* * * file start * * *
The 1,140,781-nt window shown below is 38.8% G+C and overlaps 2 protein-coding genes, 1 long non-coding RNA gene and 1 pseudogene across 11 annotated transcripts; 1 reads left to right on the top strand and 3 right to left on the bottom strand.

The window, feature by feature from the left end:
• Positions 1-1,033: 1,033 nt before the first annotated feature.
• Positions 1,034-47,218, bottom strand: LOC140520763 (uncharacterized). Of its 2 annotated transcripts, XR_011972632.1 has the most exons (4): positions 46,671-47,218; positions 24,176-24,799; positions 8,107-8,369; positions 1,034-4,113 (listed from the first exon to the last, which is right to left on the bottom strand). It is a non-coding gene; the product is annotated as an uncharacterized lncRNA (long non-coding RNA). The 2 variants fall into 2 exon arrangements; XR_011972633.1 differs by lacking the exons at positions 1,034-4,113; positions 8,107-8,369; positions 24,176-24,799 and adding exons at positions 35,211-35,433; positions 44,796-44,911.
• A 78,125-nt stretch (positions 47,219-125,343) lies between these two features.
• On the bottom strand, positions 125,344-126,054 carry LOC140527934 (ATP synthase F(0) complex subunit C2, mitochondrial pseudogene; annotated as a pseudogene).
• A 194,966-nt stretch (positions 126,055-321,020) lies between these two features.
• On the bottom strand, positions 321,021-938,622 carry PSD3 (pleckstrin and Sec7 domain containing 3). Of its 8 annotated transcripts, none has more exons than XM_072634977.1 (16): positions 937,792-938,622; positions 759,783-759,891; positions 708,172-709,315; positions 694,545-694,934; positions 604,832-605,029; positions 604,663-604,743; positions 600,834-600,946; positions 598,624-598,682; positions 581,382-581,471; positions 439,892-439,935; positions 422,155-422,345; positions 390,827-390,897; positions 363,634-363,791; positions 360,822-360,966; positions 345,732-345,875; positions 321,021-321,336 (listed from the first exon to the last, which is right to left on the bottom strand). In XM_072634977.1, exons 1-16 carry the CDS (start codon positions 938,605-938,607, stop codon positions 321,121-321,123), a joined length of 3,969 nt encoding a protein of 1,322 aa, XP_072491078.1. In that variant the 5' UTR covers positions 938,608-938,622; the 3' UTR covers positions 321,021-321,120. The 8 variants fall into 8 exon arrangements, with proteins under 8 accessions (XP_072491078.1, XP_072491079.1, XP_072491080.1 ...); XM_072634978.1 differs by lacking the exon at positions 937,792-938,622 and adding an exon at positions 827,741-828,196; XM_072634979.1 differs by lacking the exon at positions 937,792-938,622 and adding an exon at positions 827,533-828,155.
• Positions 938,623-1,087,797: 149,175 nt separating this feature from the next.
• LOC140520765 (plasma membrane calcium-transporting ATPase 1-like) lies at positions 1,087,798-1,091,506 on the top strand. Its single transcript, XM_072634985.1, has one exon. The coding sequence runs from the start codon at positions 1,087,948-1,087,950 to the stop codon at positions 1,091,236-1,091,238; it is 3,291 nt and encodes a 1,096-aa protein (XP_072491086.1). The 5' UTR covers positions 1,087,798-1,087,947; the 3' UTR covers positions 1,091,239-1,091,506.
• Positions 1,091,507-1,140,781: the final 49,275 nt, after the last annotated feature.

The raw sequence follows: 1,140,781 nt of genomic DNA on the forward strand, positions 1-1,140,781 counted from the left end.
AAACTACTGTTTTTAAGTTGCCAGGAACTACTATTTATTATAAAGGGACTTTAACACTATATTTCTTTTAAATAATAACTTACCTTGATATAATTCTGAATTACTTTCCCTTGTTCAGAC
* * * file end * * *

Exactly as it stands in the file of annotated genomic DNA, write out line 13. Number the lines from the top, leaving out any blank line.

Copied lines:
AAACTACTGTTTTTAAGTTGCCAGGAACTACTATTTATTATAAAGGGACTTTAACACTATATTTCTTTTAAATAATAACTTACCTTGATATAATTCTGAATTACTTTCCCTTGTTCAGAC